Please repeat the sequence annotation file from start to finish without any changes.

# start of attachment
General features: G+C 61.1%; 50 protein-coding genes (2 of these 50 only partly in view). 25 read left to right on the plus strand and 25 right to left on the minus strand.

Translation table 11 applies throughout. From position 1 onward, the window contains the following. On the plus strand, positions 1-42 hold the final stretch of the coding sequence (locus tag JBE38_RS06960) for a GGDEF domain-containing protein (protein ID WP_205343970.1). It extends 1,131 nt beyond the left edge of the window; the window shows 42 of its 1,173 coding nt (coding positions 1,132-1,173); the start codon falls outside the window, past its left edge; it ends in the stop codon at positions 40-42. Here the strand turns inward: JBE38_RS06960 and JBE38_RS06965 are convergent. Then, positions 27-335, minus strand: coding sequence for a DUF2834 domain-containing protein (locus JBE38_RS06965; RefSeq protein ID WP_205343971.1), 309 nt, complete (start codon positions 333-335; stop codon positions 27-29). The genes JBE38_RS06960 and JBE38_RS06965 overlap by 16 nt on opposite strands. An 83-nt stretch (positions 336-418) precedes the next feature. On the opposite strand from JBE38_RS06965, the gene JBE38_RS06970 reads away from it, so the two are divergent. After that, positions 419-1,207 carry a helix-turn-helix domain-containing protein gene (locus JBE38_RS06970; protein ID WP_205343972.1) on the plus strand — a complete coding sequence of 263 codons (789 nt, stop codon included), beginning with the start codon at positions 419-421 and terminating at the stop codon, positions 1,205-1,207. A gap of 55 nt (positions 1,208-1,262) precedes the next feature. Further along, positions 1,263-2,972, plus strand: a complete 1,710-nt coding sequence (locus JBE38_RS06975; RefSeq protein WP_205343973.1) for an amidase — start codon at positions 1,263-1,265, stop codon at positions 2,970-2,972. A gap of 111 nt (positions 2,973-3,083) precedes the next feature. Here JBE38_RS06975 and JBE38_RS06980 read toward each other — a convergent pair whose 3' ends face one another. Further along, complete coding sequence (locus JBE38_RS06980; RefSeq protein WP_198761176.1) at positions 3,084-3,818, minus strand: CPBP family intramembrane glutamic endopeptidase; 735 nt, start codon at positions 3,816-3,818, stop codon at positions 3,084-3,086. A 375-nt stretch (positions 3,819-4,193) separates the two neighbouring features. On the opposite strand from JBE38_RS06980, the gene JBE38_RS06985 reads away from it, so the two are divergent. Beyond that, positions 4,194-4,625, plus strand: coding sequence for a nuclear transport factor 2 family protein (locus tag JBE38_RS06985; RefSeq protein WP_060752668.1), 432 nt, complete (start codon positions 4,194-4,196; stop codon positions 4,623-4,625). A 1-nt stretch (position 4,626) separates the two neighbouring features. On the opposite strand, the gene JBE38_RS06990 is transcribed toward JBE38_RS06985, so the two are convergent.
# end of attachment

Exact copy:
General features: G+C 61.1%; 50 protein-coding genes (2 of these 50 only partly in view). 25 read left to right on the plus strand and 25 right to left on the minus strand.

Translation table 11 applies throughout. From position 1 onward, the window contains the following. On the plus strand, positions 1-42 hold the final stretch of the coding sequence (locus tag JBE38_RS06960) for a GGDEF domain-containing protein (protein ID WP_205343970.1). It extends 1,131 nt beyond the left edge of the window; the window shows 42 of its 1,173 coding nt (coding positions 1,132-1,173); the start codon falls outside the window, past its left edge; it ends in the stop codon at positions 40-42. Here the strand turns inward: JBE38_RS06960 and JBE38_RS06965 are convergent. Then, positions 27-335, minus strand: coding sequence for a DUF2834 domain-containing protein (locus JBE38_RS06965; RefSeq protein ID WP_205343971.1), 309 nt, complete (start codon positions 333-335; stop codon positions 27-29). The genes JBE38_RS06960 and JBE38_RS06965 overlap by 16 nt on opposite strands. An 83-nt stretch (positions 336-418) precedes the next feature. On the opposite strand from JBE38_RS06965, the gene JBE38_RS06970 reads away from it, so the two are divergent. After that, positions 419-1,207 carry a helix-turn-helix domain-containing protein gene (locus JBE38_RS06970; protein ID WP_205343972.1) on the plus strand — a complete coding sequence of 263 codons (789 nt, stop codon included), beginning with the start codon at positions 419-421 and terminating at the stop codon, positions 1,205-1,207. A gap of 55 nt (positions 1,208-1,262) precedes the next feature. Further along, positions 1,263-2,972, plus strand: a complete 1,710-nt coding sequence (locus JBE38_RS06975; RefSeq protein WP_205343973.1) for an amidase — start codon at positions 1,263-1,265, stop codon at positions 2,970-2,972. A gap of 111 nt (positions 2,973-3,083) precedes the next feature. Here JBE38_RS06975 and JBE38_RS06980 read toward each other — a convergent pair whose 3' ends face one another. Further along, complete coding sequence (locus JBE38_RS06980; RefSeq protein WP_198761176.1) at positions 3,084-3,818, minus strand: CPBP family intramembrane glutamic endopeptidase; 735 nt, start codon at positions 3,816-3,818, stop codon at positions 3,084-3,086. A 375-nt stretch (positions 3,819-4,193) separates the two neighbouring features. On the opposite strand from JBE38_RS06980, the gene JBE38_RS06985 reads away from it, so the two are divergent. Beyond that, positions 4,194-4,625, plus strand: coding sequence for a nuclear transport factor 2 family protein (locus tag JBE38_RS06985; RefSeq protein WP_060752668.1), 432 nt, complete (start codon positions 4,194-4,196; stop codon positions 4,623-4,625). A 1-nt stretch (position 4,626) separates the two neighbouring features. On the opposite strand, the gene JBE38_RS06990 is transcribed toward JBE38_RS06985, so the two are convergent.